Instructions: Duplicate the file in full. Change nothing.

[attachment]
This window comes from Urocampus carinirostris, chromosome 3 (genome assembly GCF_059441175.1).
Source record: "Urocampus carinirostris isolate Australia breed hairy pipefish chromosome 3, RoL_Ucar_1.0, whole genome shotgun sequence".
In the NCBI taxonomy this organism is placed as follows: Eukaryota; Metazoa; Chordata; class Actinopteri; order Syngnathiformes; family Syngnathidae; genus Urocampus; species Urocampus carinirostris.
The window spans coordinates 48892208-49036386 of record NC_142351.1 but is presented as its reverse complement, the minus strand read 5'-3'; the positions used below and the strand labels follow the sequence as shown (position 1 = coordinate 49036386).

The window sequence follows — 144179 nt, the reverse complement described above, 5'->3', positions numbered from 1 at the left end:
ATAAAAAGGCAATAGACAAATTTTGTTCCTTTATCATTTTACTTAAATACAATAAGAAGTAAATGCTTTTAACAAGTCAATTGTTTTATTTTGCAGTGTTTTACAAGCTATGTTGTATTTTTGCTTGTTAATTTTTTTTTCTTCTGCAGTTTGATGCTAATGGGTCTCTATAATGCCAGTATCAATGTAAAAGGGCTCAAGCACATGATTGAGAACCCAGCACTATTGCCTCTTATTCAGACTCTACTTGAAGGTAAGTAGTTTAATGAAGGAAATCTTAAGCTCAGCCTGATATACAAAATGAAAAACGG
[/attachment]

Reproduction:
This window comes from Urocampus carinirostris, chromosome 3 (genome assembly GCF_059441175.1).
Source record: "Urocampus carinirostris isolate Australia breed hairy pipefish chromosome 3, RoL_Ucar_1.0, whole genome shotgun sequence".
In the NCBI taxonomy this organism is placed as follows: Eukaryota; Metazoa; Chordata; class Actinopteri; order Syngnathiformes; family Syngnathidae; genus Urocampus; species Urocampus carinirostris.
The window spans coordinates 48892208-49036386 of record NC_142351.1 but is presented as its reverse complement, the minus strand read 5'-3'; the positions used below and the strand labels follow the sequence as shown (position 1 = coordinate 49036386).

The window sequence follows — 144179 nt, the reverse complement described above, 5'->3', positions numbered from 1 at the left end:
ATAAAAAGGCAATAGACAAATTTTGTTCCTTTATCATTTTACTTAAATACAATAAGAAGTAAATGCTTTTAACAAGTCAATTGTTTTATTTTGCAGTGTTTTACAAGCTATGTTGTATTTTTGCTTGTTAATTTTTTTTTCTTCTGCAGTTTGATGCTAATGGGTCTCTATAATGCCAGTATCAATGTAAAAGGGCTCAAGCACATGATTGAGAACCCAGCACTATTGCCTCTTATTCAGACTCTACTTGAAGGTAAGTAGTTTAATGAAGGAAATCTTAAGCTCAGCCTGATATACAAAATGAAAAACGG